2. Connect to Default naming context.

3. Expand CN=Password Settings Container,CN=System,DC=Contoso,DC=com  (Replace DC=Contoso,DC=com with your domain)

4. Right click on the TestPSOGroup object in the details pane and select Properties.

5. Click the Attribute Editor tab and select msDS-PSOAppliesTo attribute from the list of attributes.

6. Click Edit.

7. Click Add Windows Account

8. Type the account\group name in the Select Users, Computers, or Groups dialog and click OK.

9. Click OK in the Multi-valued Distinguished Name with Security Principal Editor dialog box.

10. Confirm correct value is set for msDS-PSOAppliesTo attribute.

11. Click OK.

Windows Server 2012:

In Windows Server 2012 adding members to your PSO is extremely easy.  In the same screen where you created the Password Setting, click the add button.  After that, Type the account\group name in the Select Users, Computers, or Groups dialog and click OK.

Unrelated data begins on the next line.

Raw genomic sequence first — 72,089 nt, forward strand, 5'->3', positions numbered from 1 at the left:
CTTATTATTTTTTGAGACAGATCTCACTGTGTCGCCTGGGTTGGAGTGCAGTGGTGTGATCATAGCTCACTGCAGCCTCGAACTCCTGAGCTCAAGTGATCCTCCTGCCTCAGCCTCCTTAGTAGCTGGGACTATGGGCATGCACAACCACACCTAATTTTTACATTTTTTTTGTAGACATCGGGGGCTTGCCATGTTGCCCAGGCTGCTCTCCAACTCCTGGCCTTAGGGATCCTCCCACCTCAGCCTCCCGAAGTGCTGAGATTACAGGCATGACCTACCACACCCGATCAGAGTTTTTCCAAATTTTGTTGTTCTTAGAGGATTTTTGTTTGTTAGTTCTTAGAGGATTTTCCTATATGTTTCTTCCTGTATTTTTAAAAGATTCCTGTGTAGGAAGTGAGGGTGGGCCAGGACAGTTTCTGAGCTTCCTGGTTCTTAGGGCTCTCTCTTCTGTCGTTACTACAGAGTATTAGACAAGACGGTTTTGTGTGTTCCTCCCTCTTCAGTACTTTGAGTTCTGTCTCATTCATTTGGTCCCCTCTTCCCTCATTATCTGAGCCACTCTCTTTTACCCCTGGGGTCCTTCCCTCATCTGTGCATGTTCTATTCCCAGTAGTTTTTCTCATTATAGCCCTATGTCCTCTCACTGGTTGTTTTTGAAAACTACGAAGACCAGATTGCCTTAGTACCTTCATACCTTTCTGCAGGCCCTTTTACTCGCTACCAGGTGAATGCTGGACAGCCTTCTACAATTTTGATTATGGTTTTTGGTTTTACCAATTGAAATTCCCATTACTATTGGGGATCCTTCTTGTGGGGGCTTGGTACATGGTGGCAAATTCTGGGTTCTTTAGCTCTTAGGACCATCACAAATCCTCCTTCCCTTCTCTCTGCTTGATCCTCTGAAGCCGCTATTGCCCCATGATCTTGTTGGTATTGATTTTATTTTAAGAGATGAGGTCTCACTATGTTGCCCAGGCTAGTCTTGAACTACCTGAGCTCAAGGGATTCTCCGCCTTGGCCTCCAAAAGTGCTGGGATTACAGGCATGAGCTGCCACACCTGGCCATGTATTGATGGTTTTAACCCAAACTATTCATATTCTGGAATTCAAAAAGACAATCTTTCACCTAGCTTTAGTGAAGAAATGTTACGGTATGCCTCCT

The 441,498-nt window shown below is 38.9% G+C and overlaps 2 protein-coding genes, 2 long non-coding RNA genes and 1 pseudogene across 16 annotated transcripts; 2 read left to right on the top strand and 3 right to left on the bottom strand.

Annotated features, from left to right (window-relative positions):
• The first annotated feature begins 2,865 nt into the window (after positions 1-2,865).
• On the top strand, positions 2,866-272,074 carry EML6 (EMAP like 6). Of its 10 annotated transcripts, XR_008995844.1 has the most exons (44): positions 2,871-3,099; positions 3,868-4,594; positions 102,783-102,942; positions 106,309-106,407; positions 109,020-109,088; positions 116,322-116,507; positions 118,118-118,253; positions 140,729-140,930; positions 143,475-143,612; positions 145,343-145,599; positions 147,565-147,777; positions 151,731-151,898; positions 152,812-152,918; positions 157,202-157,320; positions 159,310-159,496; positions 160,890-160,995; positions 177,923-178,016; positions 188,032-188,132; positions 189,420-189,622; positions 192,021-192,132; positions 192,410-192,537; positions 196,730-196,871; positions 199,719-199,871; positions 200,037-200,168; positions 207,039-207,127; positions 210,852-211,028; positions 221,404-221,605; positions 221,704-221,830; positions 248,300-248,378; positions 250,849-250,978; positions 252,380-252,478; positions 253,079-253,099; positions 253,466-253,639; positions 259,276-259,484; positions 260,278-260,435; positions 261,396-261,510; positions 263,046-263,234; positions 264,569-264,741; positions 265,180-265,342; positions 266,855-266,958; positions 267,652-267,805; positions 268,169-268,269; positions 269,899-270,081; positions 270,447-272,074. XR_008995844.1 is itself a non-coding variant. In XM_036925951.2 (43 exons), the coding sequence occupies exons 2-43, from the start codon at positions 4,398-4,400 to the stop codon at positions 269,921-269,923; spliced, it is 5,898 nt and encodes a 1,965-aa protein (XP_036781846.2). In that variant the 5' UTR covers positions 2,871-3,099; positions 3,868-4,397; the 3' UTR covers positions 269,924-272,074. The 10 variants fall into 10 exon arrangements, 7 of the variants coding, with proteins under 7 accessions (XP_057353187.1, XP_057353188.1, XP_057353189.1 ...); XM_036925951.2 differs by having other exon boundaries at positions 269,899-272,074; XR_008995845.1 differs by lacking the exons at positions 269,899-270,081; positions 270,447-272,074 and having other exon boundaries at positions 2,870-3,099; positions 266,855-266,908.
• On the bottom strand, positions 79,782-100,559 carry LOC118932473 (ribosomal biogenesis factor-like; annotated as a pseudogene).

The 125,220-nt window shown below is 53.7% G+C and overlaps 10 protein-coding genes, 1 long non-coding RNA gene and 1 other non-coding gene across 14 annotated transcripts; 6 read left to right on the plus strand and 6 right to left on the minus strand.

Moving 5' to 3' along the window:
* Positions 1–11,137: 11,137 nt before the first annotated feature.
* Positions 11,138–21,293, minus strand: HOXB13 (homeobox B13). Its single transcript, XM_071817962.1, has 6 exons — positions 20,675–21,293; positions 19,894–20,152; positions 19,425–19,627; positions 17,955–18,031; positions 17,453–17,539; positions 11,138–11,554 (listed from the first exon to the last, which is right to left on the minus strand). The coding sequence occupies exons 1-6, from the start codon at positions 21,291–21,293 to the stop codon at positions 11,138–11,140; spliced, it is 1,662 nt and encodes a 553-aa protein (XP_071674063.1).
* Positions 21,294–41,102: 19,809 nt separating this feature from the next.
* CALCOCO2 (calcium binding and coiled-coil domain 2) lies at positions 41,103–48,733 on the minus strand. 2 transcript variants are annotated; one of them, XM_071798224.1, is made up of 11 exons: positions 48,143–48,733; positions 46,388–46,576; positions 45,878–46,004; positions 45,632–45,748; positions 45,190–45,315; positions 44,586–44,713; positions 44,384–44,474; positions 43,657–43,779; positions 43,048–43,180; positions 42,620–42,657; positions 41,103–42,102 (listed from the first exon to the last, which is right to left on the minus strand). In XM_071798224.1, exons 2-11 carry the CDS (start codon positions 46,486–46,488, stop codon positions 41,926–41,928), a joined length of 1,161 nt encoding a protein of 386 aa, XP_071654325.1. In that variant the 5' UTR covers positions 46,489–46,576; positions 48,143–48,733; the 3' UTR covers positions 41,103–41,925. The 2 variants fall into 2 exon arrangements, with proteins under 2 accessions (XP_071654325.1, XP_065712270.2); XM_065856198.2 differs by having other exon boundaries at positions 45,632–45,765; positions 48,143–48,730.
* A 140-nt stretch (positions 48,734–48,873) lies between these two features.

image

 

Password Settings Precedence

When we created our Password Settings Object, we set the “Password Settings Precedence”.  The Password Settings Precedence is a number you assign to the PSO incase multiple PSOs are applied to a user or group object.

Example:

PSO-A with a Precedence of “5”
PSO-B with a Precedence of “6”

You have both Password Settings Objects (PSO-A & PSO-B) applied to the same user.  Which PSO would the user inherited?  The answer is “PSO-A”, since it has the lower Precedence number.

What if both PSO’s have the same precedence number?  In that case, the PSO with the smallest globally unique identifier (GUID) is applied.

It is recommended that you assign a unique Password Settings Precedence value for each PSO that you create.

Hopefully now you feel comfortable working with Fine-Grained Password Policies, and you will use them for good and not evil.  Overall you should try and limit the number of PSO’s defined.  This is due to the additional overhead for your admin’s in creating and managing PSO’s.  Along with explaining to end users why Sue’s password policy is different then Ed’s policy.